There are over 2 million cases of subdural hematomas, or brain bleeding, in newborns within the United States each year. AAP policy says that all 2 million cases resolve on their own by the time babies are 5 to 8-weeks-old. Any bleeding after that point must by default be due to violent child abuse or to serious trauma such as a car accident.
See Dr. Gabaeff’s study:
Investigating the possibility and probability of perinatal subdural hematoma progressing to chronic subdural hematoma, with and without complications, in neonates, and its potential relationship to the misdiagnosis of abusive head trauma 
This logic more closely resembles magical thinking than serious scientific analysis.
Gabaeff also says that rebleeding in places of previous brain bleeding is common and that:
crying, vomiting, or even normal handling have caused observable, often symptomatic episodic rebleeds. (Source )
He criticizes doctors who jump to accusations of abuse in such cases, saying that:
the awareness that hygroma and CSDH are known to rebleed spontaneously or with minor forces, should impact the analysis of findings to avoid misdiagnosing abuse.
Accidental injury, such as Camden’s head injury when he fell off of the bed, can and does cause rebleeding, according to Gabaeff.
The likelihood that a parent with no prior history of abuse or violence would suddenly cause harm to their child is very low. He writes:
Integrating an exculpatory social history, one of the most reliable indicators of non-abuse , further favors a non-abuse explanation over highly improbable clandestine abuse by previously loving parents.
The actual probability of … abuse by previously loving caregivers with no history of violent behaviors toward children, should be recalculated in view of a basic statistical analysis in that population which demonstrates that the probability of an anomalous act of abuse (“snapping”) in a population of nonabusive, caring and loving parents, to be virtually 0%.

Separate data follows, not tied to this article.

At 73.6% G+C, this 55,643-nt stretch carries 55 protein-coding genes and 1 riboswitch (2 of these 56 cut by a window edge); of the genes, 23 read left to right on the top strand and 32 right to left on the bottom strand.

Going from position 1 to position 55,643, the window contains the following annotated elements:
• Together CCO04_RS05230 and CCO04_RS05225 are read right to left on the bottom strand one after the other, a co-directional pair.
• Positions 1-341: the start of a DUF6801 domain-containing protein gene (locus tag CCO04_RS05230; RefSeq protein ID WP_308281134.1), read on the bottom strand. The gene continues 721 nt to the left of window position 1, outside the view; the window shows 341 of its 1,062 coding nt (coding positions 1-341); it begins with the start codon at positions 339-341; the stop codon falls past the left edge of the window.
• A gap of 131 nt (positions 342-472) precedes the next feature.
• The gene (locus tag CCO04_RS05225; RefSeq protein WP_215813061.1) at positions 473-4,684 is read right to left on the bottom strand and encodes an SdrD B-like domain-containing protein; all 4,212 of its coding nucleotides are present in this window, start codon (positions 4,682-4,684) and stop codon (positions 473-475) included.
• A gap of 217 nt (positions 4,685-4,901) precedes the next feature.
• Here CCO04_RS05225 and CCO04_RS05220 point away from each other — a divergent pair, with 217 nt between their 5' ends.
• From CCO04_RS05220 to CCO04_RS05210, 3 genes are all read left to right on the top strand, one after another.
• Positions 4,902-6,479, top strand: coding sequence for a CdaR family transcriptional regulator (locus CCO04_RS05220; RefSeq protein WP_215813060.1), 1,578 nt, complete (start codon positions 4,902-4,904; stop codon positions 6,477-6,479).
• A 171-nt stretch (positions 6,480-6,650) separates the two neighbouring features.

Discharge Diagnosis – Mild Concussion
Baby Camden was discharged from the hospital the same day he went in, but he didn’t go home to his family. The discharge documents paint a very benign picture that stands in stark contrast to the drastic actions taken by DCFS under the advice of the Child Abuse Pediatrician in Missouri:
Your child presented to the ED with closed head injury. For these concerns, a head CT scan was ordered which was negative.
Your child has been diagnosed with a mild concussion. This is not life-threatening.[Emphasis added by HIN.]
Camden’s parents want him and his siblings home. All 4 children are suffering from abuse by the state in being separated from their parents. Even short separations between parents and children can be extremely harmful to children. DCFS has given no indication as to when or if the children will be returned home.
“False Allegations of Abuse Are Abuse”
Dr. Gabaeff’s conclusions are profound and should greatly impact the thinking of all those who investigate child abuse:
False allegations of abuse are abuse.
Misdiagnosis, leading to false allegations and legal proceeding, devastates families and the very infant patients’ lives that we all work diligently to protect. Families and children are thrown into chaos. It is essential that child abuse pediatricians fully understand the consequences of past and future misdiagnosis of medical problems and accidents as abuse. Continued resistance to evidence-based research, both old and new, that undermines the existing constructs of child abuse medicine, endangers families.
If an expanded understanding of these issues by child abuse pediatricians is not possible, then other participants in the legal process (our other medical colleagues, Judges, DA’s, police, social workers and defense attorneys) must take the time to study and analyze these issues themselves and apply common sense and their newly acquired knowledge to insure justice is served.
Each of us must realize that a body of exculpatory evidence based complexity, concealed under a cloak of dogma and zealotry, must be uncovered and incorporated into a willing embrace of the ever emerging, more sophisticated knowledge of the intricacies of the human neurophysiology and neuropathophysiology.